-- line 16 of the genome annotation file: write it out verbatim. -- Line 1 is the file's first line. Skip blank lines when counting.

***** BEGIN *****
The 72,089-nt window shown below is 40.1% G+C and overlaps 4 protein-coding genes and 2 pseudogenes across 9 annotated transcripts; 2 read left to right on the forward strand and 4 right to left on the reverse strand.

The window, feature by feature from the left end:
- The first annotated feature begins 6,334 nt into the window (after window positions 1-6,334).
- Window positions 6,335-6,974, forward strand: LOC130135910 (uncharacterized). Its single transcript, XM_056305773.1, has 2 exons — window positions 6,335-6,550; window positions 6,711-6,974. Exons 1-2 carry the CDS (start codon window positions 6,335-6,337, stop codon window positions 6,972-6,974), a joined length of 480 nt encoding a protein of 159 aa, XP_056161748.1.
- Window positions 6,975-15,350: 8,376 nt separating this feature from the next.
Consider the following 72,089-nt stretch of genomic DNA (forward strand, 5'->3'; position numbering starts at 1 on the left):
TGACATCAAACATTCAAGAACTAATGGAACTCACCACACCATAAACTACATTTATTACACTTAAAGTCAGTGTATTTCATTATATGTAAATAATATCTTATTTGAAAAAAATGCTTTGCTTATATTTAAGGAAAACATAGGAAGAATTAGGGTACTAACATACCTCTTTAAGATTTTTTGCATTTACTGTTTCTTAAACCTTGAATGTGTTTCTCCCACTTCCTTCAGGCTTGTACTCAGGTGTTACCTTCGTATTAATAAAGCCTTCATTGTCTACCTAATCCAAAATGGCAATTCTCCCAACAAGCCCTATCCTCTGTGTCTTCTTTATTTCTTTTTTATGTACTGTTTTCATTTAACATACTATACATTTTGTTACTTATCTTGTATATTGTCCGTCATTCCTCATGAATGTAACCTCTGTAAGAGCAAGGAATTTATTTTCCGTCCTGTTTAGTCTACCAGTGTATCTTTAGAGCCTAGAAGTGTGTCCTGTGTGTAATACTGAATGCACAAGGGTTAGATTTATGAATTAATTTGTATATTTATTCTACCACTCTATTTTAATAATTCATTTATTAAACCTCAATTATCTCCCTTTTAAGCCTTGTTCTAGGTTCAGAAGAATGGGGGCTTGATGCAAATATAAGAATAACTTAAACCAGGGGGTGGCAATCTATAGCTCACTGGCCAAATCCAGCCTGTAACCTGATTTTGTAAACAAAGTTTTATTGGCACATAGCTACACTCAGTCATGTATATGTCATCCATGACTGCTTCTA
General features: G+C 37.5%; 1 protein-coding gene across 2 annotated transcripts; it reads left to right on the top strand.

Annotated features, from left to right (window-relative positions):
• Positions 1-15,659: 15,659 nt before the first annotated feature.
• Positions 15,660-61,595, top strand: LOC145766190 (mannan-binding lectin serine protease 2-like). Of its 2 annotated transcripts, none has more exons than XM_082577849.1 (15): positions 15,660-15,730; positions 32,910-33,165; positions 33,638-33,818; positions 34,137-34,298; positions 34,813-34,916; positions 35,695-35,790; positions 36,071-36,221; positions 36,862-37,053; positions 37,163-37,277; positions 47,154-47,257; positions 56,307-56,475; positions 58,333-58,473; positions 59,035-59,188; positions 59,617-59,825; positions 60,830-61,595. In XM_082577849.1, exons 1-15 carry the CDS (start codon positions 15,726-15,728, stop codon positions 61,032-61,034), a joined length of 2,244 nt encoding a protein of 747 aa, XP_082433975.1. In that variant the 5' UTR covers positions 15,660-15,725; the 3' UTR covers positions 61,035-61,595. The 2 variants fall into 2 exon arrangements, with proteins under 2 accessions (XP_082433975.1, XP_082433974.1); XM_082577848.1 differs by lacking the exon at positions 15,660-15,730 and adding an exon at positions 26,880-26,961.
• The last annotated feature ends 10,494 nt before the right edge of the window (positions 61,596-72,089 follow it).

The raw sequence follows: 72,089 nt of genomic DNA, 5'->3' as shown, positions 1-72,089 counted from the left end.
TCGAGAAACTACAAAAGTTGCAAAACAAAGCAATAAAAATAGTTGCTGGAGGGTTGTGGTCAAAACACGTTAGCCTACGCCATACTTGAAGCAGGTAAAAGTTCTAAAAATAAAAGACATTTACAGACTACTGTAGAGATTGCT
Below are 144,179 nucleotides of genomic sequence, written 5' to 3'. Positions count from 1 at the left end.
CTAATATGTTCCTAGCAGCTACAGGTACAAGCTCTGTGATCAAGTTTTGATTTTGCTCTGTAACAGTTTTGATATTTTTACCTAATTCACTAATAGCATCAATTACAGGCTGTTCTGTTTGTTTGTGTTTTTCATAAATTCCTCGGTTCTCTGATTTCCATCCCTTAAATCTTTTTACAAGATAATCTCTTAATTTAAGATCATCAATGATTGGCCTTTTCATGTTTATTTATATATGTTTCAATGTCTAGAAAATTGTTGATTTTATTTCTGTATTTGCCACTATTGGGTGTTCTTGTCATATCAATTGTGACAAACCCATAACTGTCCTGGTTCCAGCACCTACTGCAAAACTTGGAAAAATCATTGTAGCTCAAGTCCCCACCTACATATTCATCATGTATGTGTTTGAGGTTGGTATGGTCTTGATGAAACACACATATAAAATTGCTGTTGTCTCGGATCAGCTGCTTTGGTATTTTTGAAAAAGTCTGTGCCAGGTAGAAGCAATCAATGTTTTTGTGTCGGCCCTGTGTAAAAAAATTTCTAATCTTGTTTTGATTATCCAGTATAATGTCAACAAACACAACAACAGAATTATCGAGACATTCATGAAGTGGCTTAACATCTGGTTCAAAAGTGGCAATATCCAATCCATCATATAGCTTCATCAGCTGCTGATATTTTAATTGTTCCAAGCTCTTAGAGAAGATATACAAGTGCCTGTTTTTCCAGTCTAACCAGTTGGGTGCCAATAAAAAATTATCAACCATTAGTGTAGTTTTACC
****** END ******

CTAATATGTTCCTAGCAGCTACAGGTACAAGCTCTGTGATCAAGTTTTGATTTTGCTCTGTAACAGTTTTGATATTTTTACCTAATTCACTAATAGCATCAATTACAGGCTGTTCTGTTTGTTTGTGTTTTTCATAAATTCCTCGGTTCTCTGATTTCCATCCCTTAAATCTTTTTACAAGATAATCTCTTAATTTAAGATCATCAATGATTGGCCTTTTCATGTTTATTTATATATGTTTCAATGTCTAGAAAATTGTTGATTTTATTTCTGTATTTGCCACTATTGGGTGTTCTTGTCATATCAATTGTGACAAACCCATAACTGTCCTGGTTCCAGCACCTACTGCAAAACTTGGAAAAATCATTGTAGCTCAAGTCCCCACCTACATATTCATCATGTATGTGTTTGAGGTTGGTATGGTCTTGATGAAACACACATATAAAATTGCTGTTGTCTCGGATCAGCTGCTTTGGTATTTTTGAAAAAGTCTGTGCCAGGTAGAAGCAATCAATGTTTTTGTGTCGGCCCTGTGTAAAAAAATTTCTAATCTTGTTTTGATTATCCAGTATAATGTCAACAAACACAACAACAGAATTATCGAGACATTCATGAAGTGGCTTAACATCTGGTTCAAAAGTGGCAATATCCAATCCATCATATAGCTTCATCAGCTGCTGATATTTTAATTGTTCCAAGCTCTTAGAGAAGATATACAAGTGCCTGTTTTTCCAGTCTAACCAGTTGGGTGCCAATAAAAAATTATCAACCATTAGTGTAGTTTTACC